Do you consider yourself a bibliophile? Do you smell books when you first buy them new?
Or, perhaps more relevant, do you want to earn back a return on your investment in a luxury good no matter what the economic environment?
If you answered yes to at least one of these questions, I want to tell you about one of the best luxury markets in the business: Antique books!
I've invested in books for several years – first editions and signed, first editions – and have a lot of fun going to book shows and estate sales.
I've found some pretty spectacular antique books. Here are a couple that stand out…
I have a first edition of Oscar Wilde's “De Profundis” that I picked up for $12 at an estate sale. It's worth $850.
I have a signed, first edition of Truman Capote's “In Cold Blood” that I picked up for about $500 at a book show several years ago. It's worth $2,750.00.
I have a first edition of Margaret Mitchell's “Gone With the Wind” that I picked up at a garage sale many years ago for $2. It's worth $7,500.
That's just three from my personal collection of first editions.
The crown jewel in the collection is a very well-known book by my favorite author. My wife doesn't like me to share the details of that one publicly, so I'll keep it to myself.
Just know that if you do it right, you can acquire a very valuable collection of antique books.
I know what you’re thinking: Are books still worth any money in an age where we have so much access to digital books?
The short answer is absolutely yes.
In fact, the very advent of technology and books may have pushed antique books to be worth even more than they otherwise would have been.
Modern books are transient, impermanent.
Books that were created back when they could break down due to less resistant materials (or even have parts of them thrown away) are rarer and rarer today.
And as every investor knows, rarity equates to value.
Out of all the luxury goods, books may be one of the most resilient.
The worth of a vintage guitar may fluctuate depending on if someone is capable of playing it.
But if you can read, you can still get the full value out of a book.
It may also be because a rare book isn’t necessarily dependent on supply.
There may be dozens of editions of Moby Dick out in the world. But if you find a first edition copy, that will still be worth a lot of money. It’s still the first!
Books aren’t something you can sell in a hurry.
You may have to hunt for the perfect buyer for a certain volume you picked up.
One expert suggests holding on to books for at least fourteen years—you’ll be able to ride out the boom and bust cycles and see what it’s really worth.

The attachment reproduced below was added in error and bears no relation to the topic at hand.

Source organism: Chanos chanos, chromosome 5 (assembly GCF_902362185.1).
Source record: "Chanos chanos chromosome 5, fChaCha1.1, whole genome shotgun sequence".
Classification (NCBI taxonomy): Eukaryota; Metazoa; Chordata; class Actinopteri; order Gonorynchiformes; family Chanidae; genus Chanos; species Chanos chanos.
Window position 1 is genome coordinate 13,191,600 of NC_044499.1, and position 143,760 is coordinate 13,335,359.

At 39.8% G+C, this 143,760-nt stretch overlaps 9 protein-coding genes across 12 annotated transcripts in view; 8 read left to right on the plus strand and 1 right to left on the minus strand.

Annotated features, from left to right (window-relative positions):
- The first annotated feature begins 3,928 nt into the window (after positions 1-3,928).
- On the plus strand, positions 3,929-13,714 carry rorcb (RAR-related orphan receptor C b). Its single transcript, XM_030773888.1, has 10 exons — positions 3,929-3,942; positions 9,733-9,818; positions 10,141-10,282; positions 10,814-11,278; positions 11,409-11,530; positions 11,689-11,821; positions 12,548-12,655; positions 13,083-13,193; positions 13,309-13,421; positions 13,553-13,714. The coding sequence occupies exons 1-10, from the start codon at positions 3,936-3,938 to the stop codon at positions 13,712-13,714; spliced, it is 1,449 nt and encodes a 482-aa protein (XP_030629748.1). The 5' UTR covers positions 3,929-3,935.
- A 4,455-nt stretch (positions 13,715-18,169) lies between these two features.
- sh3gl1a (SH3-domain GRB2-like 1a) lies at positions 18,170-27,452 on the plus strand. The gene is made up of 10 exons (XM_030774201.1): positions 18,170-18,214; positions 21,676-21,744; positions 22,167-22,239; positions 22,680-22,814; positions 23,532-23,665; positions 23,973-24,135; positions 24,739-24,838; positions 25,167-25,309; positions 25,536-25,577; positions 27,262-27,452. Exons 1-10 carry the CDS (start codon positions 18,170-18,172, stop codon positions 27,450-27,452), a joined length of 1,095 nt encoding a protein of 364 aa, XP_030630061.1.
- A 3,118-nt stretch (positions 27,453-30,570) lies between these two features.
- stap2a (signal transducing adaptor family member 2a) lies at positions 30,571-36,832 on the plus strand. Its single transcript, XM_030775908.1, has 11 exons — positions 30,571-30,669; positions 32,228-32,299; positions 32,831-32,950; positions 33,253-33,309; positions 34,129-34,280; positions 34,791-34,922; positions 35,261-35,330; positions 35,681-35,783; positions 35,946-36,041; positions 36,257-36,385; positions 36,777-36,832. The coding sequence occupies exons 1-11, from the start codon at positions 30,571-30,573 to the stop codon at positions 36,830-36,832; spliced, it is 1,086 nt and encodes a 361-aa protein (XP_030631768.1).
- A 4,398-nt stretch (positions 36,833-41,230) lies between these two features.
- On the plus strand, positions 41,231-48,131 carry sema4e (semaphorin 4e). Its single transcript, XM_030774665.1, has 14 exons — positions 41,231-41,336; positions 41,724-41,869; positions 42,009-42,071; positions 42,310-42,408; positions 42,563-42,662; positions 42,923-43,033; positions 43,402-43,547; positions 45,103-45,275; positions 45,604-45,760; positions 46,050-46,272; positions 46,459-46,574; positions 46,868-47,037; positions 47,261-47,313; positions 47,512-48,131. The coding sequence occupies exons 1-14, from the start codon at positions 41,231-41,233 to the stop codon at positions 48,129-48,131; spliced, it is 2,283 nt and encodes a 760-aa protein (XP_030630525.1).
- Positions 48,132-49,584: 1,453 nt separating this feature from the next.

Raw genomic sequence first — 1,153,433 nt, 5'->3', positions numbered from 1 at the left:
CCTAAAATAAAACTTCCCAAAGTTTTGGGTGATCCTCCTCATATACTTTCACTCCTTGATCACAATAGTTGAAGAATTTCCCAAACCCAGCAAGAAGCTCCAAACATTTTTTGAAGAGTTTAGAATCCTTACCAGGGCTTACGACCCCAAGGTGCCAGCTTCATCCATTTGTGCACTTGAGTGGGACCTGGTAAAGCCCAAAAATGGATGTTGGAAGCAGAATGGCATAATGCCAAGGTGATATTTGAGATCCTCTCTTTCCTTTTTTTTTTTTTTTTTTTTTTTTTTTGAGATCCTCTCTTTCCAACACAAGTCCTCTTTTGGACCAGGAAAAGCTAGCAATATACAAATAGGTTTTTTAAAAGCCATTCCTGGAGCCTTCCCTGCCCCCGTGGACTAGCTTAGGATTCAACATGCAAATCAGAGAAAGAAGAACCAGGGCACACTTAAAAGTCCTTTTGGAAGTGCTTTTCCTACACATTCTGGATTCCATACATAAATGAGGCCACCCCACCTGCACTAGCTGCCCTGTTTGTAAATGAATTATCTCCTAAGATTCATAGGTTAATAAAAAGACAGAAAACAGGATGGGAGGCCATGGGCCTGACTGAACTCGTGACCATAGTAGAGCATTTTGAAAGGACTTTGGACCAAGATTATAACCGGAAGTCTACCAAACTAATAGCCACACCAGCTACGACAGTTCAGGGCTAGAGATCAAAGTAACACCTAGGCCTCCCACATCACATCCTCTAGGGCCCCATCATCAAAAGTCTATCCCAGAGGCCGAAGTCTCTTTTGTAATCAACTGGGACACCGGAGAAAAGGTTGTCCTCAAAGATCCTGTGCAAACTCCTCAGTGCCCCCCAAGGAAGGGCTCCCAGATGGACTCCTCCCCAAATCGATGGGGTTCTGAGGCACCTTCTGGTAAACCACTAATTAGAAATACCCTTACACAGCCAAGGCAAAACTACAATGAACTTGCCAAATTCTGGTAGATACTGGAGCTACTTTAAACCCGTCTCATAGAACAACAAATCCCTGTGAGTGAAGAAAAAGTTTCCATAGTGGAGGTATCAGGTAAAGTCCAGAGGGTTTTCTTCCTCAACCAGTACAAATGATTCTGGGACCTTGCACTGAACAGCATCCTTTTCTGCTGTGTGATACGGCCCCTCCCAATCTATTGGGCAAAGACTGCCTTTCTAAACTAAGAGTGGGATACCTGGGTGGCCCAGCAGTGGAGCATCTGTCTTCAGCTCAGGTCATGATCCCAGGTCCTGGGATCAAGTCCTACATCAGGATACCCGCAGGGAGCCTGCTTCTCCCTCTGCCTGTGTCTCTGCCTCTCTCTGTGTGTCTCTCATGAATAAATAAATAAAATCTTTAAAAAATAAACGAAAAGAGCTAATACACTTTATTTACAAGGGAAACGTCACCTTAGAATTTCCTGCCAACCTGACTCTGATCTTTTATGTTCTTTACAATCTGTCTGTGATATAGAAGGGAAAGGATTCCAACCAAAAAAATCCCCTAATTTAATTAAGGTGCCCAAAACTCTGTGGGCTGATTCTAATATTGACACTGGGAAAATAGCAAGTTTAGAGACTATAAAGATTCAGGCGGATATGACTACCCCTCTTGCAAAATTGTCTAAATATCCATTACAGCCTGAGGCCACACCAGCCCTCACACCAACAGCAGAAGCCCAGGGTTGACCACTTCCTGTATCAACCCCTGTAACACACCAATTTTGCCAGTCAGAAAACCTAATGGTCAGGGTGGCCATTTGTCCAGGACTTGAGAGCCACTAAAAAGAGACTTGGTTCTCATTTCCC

Books can suffer damage, and you’ll have to take care of them if you want something that will be a good investment down the line.
If you come across an antique book you love and decide to bring it home from the dealer, you’ll probably want to keep it out of direct sunlight AND out of the reach of kids and pets.
Don’t read it too often if at all, so you don’t risk damaging it. All these rules are extra applicable to original manuscripts!
When it comes to rare books, publication history matters nearly as much (if not more) than the book’s name and author.
If a book is popular, it’s more likely to been printed several times and in several iterations. That means less value for your particular edition!
One of the best online resources for checking the worth of rare books is AbeBooks.
That's the site from which I posted the screenshots above.
If you’re contemplating the purchase of a rare book, check the worth here before you make your purchase.
It’s not a foolproof system. But it’ll give you an idea of the landscape and the potential versions of your book that may exist in the current marketplace.
Don’t pick a rare book for your collection just because it’s a popular book. It should be a popular book that had a limited number of publishing runs.
Better yet, try collecting books that you yourself like. Even when the market slows down, you’ll still be happy with your purchase.
That's why I target books and authors I love. I can't imagine selling any of my books – I actually bequeathed the collection to one of my heirs.
It’s not like investing in stocks at all.
It’s a totally different market with a different set of rules.
You won’t get rich overnight, and you definitely won’t get rich assuming your knowledge of a similar luxury market will carry you through.
Rules, by the way, which can totally be different depending on the book.
Even if you own a first edition of something, that doesn’t mean you’re going to get a ton of money for it because of that.
Maybe the fourth edition is where the author made a bunch of changes and that’s the one that’s worth investing it.
Maybe your particular book contains a few mistakes that make it even more valuable!
Be sure to research your local market and experts when first starting out in antique book collecting.
When I was researching this article, I was amazed by how much I heard this over and over again: “Just ask questions.”
It’s an incredibly friendly market for new people to enter. So if you’re at all interested in books, feel free to jump in at your next antique book fair.
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